EPA’s decision to raise the amount of ethanol allowed in a gallon of gasoline from 10 percent to up to 15 percent for 2007 and newer model cars and light trucks was puzzling.
Don’t expect retailers to rush out and install new pump options, especially since the ruling excludes about 40 percent of the American vehicle fleet from using E-15.
Bob Dinneen, president and CEO of the Renewable Fuels Association, did not agree with the ruling, but chose to stay upbeat. He noted in a blog that it’s now up to the renewable fuels industry “to make a silk purse from a sow’s ear.” http://www.ethanolrfa.org/exchange/entry/making-a-silk-purse/ 
As far as sow’s ears go, this one’s pretty ugly.
For one, EPA has yet to provide any scientifically-based justification for its decision to segment the market in this way, said Matt Hartwig, director of communications for RFA. “We believe the data and the testing fully demonstrate E-15 to be safe and effective for all vehicles.”
In fact, Hartwig says preliminary research by RFA indicates that “E-20 would be safe in all vehicles.”
Then there’s the sign. EPA is proposing an ugly, orange, warning placard to slap on all E-15 pumps. It reads, “Caution! Use only in 2007 or newer cars, 2007 or newer light-duty trucks. This fuel might damage other vehicles.”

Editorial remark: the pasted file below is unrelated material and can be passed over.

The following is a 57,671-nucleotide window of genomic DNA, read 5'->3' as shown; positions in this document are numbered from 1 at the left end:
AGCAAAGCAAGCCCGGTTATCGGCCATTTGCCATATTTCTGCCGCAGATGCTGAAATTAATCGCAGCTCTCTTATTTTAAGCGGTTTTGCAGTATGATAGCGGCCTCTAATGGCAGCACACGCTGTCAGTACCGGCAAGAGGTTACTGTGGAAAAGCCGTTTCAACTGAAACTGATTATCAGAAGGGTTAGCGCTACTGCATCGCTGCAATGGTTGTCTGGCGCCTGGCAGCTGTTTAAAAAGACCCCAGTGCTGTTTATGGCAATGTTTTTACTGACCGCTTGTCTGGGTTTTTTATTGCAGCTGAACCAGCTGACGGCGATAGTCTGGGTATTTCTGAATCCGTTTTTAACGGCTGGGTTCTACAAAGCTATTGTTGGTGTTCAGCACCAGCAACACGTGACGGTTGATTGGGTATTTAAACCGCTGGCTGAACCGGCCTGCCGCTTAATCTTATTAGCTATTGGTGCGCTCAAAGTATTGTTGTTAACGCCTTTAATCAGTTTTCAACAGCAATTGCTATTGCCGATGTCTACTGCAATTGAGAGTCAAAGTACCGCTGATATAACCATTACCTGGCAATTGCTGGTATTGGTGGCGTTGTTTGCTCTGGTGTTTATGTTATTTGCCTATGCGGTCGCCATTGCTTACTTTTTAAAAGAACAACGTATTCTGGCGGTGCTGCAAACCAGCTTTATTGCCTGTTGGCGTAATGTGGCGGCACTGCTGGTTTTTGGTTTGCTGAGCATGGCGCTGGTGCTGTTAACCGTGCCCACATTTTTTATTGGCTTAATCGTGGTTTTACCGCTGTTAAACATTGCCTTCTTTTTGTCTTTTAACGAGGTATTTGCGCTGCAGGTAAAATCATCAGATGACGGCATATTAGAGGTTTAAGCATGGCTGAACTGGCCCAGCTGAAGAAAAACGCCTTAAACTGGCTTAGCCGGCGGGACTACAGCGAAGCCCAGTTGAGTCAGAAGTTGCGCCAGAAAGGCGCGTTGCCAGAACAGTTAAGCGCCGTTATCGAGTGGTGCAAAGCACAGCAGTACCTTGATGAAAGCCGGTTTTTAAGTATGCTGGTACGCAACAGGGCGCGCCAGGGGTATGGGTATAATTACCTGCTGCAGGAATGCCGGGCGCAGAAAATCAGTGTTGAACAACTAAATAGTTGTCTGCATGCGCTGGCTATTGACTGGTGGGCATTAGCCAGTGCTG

Hartwig says the proposed EPA warning is not only factually inaccurate and unnecessarily alarming, “but it may even deter people from using any ethanol blend at all. Why EPA is doing it this way, I don’t think anybody knows.”
The last line of the warning states, “Federal law prohibits its use in other vehicles and engines.”
Does this mean a slipup at Save-A-Lot could put you in the slammer? Probably not, but I just have to say it. “What you in for young fella. You don’t say. You put E-15 in your ’01?”
It’s hard to know how retailers will react to the ruling, according to Hartwig. “I don’t know that retailers are going to want to have one pump for cars of this age and another pump for cars of that age, when they could continue to offer E-10 for everybody. I don’t know the answer to that.
“We believe EPA should have approved it for all vehicles. Even approving E-12 for all vehicles would have been immediately helpful as an interim step before we move higher.”
Hartwig noted that in order to meet the consumption demands of the Renewable Fuels Standard by 2022, the ethanol percentage in gasoline needs to be somewhere around 25 percent to 27 percent. That would require a combination of higher level blends like E-40 or E-85, as well as bringing up the base level blend to somewhere around an E-20.
The RFA has done the right thing by staying positive, noting that the EPA waiver is a step in the right direction. But the ruling is still one ugly sow’s ear.